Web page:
A U.N. official is calling for a temporary global ban on the development of robot-controlled weapons, to allow states to weigh the morality and legality of using technology that makes life or death decisions without human input.
“War without reflection is mechanical slaughter,” Christof Heyns, the U.N. special rapporteur on extrajudicial, summary or arbitrary executions, told the world body’s Human Rights Council in Geneva on Thursday.
Mr. Heyns compared the situation of autonomous lethal robot weapons today to that of drone aircraft, remotely but humanly piloted, 20 years ago — when the technology was being developed but had not yet been deployed.
“With drones,” he told the BBC, “The genie is out of the bottle.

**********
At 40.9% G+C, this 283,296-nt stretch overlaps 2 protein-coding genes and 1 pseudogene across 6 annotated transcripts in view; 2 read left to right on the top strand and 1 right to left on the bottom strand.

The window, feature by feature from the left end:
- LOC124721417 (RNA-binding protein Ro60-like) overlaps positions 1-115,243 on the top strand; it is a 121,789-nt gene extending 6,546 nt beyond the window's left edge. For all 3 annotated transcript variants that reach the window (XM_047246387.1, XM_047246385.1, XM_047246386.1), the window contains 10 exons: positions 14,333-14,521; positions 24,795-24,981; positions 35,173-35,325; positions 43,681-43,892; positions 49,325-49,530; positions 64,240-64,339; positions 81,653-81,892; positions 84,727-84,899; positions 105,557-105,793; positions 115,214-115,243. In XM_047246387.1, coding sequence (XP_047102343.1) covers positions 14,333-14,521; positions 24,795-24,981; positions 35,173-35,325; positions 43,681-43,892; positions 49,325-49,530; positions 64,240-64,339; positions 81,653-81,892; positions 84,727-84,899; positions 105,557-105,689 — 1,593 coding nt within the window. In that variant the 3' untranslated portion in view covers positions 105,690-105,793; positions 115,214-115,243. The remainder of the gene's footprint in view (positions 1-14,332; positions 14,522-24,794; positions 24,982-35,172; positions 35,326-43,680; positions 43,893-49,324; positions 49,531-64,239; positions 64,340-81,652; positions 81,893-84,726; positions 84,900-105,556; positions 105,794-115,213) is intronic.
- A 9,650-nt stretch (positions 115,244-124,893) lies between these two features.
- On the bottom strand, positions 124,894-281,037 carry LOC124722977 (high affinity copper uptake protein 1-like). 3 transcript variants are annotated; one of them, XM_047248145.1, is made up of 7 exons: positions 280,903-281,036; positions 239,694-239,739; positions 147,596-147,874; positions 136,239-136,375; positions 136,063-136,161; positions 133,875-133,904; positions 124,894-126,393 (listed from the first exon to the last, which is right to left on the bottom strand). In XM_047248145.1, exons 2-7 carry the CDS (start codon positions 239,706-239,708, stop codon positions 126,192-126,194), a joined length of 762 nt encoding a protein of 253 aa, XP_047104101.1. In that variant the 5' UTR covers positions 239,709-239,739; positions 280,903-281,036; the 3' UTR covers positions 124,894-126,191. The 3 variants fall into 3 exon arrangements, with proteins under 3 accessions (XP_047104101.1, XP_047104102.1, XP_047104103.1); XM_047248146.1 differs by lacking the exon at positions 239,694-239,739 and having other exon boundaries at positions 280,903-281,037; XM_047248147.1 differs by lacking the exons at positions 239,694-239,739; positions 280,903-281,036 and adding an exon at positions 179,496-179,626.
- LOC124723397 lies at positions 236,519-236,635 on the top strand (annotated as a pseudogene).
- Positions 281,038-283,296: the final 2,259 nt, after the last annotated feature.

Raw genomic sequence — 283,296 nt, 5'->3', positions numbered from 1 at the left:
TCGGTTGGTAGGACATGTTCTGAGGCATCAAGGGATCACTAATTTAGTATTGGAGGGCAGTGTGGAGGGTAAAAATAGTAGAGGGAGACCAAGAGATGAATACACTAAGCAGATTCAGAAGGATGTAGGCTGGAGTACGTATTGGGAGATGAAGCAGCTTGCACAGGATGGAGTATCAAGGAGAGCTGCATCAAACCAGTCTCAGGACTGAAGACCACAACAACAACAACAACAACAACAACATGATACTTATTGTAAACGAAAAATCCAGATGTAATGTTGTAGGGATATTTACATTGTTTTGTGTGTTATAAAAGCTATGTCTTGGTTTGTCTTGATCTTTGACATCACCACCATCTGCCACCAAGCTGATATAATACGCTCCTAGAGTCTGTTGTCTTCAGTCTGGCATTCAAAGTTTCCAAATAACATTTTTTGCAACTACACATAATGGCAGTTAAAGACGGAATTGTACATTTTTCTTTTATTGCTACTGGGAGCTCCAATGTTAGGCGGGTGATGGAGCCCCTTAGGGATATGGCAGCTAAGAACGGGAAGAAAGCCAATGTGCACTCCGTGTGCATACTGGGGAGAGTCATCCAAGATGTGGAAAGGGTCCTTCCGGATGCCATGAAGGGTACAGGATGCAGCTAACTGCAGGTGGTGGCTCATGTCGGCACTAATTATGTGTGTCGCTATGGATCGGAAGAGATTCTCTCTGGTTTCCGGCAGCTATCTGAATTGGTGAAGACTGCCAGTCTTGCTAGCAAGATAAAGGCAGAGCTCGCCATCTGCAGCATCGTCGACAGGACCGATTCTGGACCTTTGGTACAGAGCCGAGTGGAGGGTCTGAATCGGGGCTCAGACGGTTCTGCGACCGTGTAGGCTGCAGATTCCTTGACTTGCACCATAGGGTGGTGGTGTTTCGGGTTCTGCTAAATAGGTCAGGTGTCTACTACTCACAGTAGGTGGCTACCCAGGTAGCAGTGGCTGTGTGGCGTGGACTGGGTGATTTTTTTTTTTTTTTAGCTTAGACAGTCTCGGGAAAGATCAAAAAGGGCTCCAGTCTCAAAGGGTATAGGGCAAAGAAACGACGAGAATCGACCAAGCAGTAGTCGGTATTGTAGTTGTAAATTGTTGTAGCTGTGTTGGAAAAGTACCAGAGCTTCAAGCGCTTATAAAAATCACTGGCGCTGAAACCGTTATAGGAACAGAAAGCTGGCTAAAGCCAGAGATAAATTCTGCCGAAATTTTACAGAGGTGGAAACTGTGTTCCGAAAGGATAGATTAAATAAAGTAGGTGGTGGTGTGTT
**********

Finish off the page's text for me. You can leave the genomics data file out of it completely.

“With robots the genie is still in the bottle.”
In his annual report to the council, Mr. Heyns urged the establishment of a high-level expert panel to report within a year on progress in the field of “lethal autonomous robotics,” and to judge whether existing international laws can adequately regulate their use.
In the meantime, he said, there should be a moratorium on their development.
Several nations including the United States and Israel are believed to be working on such technology, although a Pentagon directive last year banned the actual use of such weapons by U.S. forces for the time being.
"The UN report makes it abundantly clear that we need to put the brakes on fully autonomous weapons, or civilians will pay the price in the future," said Steve Goose, arms director at Human Rights Watch. "The United States and every other country should endorse and carry out the UN call to stop any plans for killer robots in their tracks."
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